Those who fall on the ideological left are more likely to support taking steps to combat climate change and categorize it as a crucial factor in being considered a good citizen. 66% of self-identified liberals in the United States believe that taking steps and making decisions to fight climate change are very important for being a good citizen. Only 19% of self-identified conservatives believe this to be true.
Across the nations, left-leaning individuals are most likely to encourage others to participate in demonstrations for issues they feel strongly about. Right-leaning individuals place more value in attending religious services.
Age is another demographic that causes a divide across the countries in the survey. Older individuals are more likely to believe that to be considered a good member of society, people should vote, get their Covid-19 vaccine, and stay updated on domestic and international current events.
Young adults tend to lean more towards protesting as a suitable measure for whether or not someone is a good member of society.
There is a substantial gender divide as well, especially on the topic of climate change. In almost all of the countries included in the poll, women are more likely than men to consider taking steps to fight climate change very important for being a good member of society.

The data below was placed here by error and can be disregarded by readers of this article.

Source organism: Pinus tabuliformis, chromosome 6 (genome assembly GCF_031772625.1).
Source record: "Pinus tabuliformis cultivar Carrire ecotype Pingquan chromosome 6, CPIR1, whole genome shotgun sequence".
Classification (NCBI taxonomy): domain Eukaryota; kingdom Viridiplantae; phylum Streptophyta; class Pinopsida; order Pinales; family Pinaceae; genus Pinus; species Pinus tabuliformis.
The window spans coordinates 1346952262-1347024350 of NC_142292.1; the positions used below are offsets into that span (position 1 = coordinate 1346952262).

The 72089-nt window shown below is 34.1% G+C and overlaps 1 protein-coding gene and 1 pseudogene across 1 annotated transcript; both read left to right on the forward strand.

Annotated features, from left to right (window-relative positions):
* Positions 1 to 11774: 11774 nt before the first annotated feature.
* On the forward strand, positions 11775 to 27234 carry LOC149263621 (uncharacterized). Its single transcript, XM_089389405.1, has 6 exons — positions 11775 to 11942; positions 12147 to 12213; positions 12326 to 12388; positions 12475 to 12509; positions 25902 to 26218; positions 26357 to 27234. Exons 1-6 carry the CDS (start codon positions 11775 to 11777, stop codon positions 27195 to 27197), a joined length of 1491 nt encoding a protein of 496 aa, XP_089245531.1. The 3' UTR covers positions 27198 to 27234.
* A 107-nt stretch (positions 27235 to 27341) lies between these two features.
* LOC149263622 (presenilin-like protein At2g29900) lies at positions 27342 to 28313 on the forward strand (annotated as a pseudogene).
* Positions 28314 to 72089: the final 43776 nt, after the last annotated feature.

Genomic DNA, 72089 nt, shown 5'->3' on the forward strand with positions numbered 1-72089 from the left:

71% of Swedish women believe climate change is an important marker, compared to 49% of Swedish men.
The Clear Winner
Every country polled large majorities when it came to whether voting is an important part of being a good citizen. The countries with the highest polling results were Sweden, Canada, and South Korea.
90% of respondents in Sweden believe voting is an essential criterion to be considered a good member of society, compared to 84% of respondents in Canada and 84% of respondents in South Korea.
Poland, Belgium, and Israel polled the lowest for voting as the most important criterion. 52% of respondents believe voting is very important, compared to 57% of respondents in Belgium and 57% in Israel.
Getting Vaxxed Is Important Too
Every country also polled large majorities regarding whether or not getting your Covid-19 vaccination is essential to being a good member of society. Singapore, Sweden, and Spain polled the highest in this category.
72% of respondents in Singapore believe getting the coronavirus vaccine is very important, compared to 71% of respondents in Sweden and 70% in Spain.
France, South Korea, Hungary, and Poland polled the lowest in this category. 41% of respondents believe that getting the coronavirus vaccine is very important to be considered a good citizen, compared to 41% of respondents in South Korea, 40% in Hungary, and 33% in Poland.
Partisan preferences are also a significant factor in determining whether people think vaccination is crucial to being a good member of society. In every country that participated in the study, individuals who support the party or parties currently in charge are far more likely to believe that vaccination is important.
The United States is one of the most polarized countries on this topic, with 64% of Democrats and Democrat-leading independents believing getting vaccinated is crucial, compared to 20% of Republicans and Republican-leaning independents.